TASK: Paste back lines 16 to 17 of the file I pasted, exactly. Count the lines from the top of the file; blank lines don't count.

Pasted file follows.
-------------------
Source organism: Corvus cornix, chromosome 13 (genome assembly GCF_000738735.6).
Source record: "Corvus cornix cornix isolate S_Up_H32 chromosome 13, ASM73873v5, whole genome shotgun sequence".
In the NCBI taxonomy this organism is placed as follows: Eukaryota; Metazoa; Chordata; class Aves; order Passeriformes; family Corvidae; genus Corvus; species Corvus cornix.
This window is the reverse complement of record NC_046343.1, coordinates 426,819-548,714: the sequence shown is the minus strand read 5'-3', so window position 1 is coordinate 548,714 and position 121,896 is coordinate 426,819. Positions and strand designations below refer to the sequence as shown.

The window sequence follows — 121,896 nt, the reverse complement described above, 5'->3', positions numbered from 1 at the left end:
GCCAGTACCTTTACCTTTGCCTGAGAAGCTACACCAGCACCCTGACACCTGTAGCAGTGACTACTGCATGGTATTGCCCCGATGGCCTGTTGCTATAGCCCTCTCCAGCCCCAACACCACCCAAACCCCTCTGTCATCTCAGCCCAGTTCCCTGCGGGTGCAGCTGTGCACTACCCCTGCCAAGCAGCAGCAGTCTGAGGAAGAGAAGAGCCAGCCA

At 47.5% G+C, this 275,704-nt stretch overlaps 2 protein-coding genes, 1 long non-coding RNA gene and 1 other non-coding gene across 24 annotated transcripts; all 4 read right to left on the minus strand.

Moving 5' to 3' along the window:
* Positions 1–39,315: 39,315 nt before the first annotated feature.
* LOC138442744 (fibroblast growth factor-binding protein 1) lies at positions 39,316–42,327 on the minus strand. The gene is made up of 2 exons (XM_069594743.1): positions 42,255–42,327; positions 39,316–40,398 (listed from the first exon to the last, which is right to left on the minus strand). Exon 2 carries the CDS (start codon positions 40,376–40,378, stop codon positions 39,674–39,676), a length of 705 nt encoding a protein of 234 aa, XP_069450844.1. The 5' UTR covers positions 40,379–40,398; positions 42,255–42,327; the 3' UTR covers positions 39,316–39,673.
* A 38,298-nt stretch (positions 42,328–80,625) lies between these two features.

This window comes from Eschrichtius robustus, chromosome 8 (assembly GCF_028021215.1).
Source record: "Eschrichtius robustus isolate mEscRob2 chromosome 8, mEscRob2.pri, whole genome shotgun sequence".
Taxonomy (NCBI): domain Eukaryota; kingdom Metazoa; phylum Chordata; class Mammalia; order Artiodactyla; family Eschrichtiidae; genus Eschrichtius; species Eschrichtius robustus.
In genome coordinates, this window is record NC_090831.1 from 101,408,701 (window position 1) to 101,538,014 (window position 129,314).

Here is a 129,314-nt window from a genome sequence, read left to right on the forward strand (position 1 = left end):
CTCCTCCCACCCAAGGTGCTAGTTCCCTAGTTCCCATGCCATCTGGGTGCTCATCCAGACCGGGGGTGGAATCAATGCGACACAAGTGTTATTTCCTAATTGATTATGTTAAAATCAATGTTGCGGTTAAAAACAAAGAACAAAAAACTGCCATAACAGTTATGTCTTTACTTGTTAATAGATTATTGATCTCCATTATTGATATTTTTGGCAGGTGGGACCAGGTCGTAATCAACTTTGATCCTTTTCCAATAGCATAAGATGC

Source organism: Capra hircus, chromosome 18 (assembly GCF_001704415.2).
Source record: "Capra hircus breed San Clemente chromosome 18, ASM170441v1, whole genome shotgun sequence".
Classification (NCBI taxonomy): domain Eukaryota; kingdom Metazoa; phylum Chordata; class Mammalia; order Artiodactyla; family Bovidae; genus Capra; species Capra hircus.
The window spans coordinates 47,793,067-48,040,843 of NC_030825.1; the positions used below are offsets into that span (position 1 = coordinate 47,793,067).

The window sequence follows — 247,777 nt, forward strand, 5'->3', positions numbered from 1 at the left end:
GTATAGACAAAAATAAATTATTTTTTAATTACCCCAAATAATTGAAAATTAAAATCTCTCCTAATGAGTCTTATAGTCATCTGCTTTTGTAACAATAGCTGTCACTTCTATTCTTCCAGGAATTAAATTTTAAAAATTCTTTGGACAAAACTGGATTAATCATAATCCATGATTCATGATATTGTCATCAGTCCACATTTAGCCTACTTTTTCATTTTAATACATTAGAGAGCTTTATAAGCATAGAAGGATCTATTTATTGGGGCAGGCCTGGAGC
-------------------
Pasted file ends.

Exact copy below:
Here is a 129,314-nt window from a genome sequence, read left to right on the forward strand (position 1 = left end):
CTCCTCCCACCCAAGGTGCTAGTTCCCTAGTTCCCATGCCATCTGGGTGCTCATCCAGACCGGGGGTGGAATCAATGCGACACAAGTGTTATTTCCTAATTGATTATGTTAAAATCAATGTTGCGGTTAAAAACAAAGAACAAAAAACTGCCATAACAGTTATGTCTTTACTTGTTAATAGATTATTGATCTCCATTATTGATATTTTTGGCAGGTGGGACCAGGTCGTAATCAACTTTGATCCTTTTCCAATAGCATAAGATGC